Heidelberg University had options for the incoming international exchange students. However, I found my accommodation by myself via the Facebook group. I believe there are options for every budget, as there are different housing opportunities available. Most common way for students to live in Germany is to share a flat, or a WG (Wohngemeinshaft). This is usually the most affordable option (prices per room in such shared flat can be from 250 EUR/month or so), but the standards vary greatly. 
My accommodation was located on campus, 10 min walk from my lab in BZH department, so this convenient location and the new type of the apartment were contributing to the higher price (400 EUR/month). I found the ad in following Facebook group:
also this one is useful:
I signed a contract with a girl (who was going away to do an internship herself) via Studierenwerk. She was officially subletting her room to me (I was a subtenant/Vermieter in German), and I found this way of acquiring housing to be very convenient. 

Studies in general

I have not attended any courses/lectures in Heidelberg University and therefore cannot tell anything about the teaching methods and study environment there. However, I performed a 4-month long degree project in one of the labs in Biochemistry (BZH) department there. I found the relationship with my scientific supervisor to be satisfactory and the environment in my lab to be OK to work in.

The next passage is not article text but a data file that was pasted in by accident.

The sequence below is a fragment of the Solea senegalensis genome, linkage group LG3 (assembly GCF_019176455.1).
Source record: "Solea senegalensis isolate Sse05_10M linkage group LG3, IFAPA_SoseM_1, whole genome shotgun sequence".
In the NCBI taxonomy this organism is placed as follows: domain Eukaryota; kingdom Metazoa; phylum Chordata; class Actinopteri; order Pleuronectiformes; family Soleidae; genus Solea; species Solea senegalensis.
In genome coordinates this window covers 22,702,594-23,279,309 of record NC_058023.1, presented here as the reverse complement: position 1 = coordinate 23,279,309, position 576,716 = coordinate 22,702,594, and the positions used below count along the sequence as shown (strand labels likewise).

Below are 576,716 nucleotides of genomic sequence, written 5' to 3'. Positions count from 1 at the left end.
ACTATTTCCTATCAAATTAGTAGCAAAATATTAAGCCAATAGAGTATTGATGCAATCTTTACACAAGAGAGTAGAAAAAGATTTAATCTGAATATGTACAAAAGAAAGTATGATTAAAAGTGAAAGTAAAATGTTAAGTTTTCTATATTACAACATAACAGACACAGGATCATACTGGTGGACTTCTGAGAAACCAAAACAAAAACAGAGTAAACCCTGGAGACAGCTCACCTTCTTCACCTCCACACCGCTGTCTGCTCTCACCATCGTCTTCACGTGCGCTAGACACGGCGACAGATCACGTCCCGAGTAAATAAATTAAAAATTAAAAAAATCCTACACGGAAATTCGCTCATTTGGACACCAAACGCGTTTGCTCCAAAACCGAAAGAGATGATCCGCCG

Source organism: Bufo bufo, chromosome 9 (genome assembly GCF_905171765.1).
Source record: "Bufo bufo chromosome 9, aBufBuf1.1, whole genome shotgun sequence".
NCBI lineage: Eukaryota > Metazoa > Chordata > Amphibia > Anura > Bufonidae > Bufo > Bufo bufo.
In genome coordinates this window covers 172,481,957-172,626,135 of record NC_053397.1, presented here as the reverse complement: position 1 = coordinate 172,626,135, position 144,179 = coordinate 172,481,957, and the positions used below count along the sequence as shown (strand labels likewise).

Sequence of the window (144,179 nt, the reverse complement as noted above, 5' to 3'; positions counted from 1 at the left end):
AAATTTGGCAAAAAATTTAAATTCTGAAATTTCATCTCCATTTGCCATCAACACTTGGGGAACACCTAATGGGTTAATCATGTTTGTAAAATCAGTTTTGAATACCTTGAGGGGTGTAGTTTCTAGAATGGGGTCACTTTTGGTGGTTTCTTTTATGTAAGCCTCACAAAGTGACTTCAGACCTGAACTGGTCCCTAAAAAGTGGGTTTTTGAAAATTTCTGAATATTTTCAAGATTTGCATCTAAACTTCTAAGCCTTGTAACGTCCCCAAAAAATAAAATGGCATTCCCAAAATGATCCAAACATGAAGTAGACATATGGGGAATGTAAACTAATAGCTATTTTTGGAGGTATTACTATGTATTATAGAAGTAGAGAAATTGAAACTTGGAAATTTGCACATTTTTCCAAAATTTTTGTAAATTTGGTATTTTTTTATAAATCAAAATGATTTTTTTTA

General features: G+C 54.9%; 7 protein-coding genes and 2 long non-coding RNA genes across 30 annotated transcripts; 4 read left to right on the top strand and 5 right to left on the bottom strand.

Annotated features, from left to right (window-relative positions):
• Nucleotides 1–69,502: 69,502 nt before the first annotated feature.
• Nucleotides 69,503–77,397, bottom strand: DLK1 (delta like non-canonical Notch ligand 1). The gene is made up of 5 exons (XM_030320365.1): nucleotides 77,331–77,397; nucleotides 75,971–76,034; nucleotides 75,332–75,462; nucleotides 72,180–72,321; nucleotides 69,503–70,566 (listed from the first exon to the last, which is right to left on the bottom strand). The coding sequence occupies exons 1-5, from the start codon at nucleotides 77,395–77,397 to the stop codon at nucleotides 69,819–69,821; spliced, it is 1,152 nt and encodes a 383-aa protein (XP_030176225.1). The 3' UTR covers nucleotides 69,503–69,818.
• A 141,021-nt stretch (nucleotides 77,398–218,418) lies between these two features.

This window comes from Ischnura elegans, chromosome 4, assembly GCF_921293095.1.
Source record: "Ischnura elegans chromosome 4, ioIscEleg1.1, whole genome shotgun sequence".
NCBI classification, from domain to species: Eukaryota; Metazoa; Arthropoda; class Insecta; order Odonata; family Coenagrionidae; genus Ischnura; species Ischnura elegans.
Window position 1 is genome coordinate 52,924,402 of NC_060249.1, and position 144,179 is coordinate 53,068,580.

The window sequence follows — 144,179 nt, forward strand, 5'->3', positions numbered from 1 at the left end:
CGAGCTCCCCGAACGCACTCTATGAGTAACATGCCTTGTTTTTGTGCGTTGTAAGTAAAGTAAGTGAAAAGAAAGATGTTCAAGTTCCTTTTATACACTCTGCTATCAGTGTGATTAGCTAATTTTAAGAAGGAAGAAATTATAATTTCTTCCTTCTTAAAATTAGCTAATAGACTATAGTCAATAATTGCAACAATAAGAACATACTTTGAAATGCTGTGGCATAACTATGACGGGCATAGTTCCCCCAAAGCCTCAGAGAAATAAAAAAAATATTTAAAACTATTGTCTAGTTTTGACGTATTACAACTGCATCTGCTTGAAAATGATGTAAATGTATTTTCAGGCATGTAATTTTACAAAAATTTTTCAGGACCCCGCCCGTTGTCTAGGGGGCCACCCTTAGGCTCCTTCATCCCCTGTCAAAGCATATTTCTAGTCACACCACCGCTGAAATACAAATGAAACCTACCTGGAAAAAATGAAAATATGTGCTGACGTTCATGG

There were not too many differences between my former lab at KI where I used to work in prior to my departure, and lab in BZH Heidelberg, in terms of the equipment general research facilities.

Courses during the exchange period

Courses corresponding to semester 6 at KI
Degree project Biomedicine Bachelor’s Program (Term 6). We, Biomedicine Bachelor students, had to join an active research group to do a discrete part of a bigger research project as well as participate in the group lab meetings, seminars etc. The assessment of our degree project was done by examining the thesis we wrote based on our practical experiments in the lab, and the consequent presentation/defense.
I found the format of our degree project to be a good way to assess both the theoretical knowledge and the technical skills of the students. The only concern I see about this (doing a 20-week long project in a lab in a foreign country) is that there is always a slight chance that a student will not find him/herself comfortable in this new research/working environment. That was exactly my case.
However, this experience have thought me the importance of good communication skills between people, as well as increased my awareness about such concepts as research confidentiality and ethics. 

Language and Culture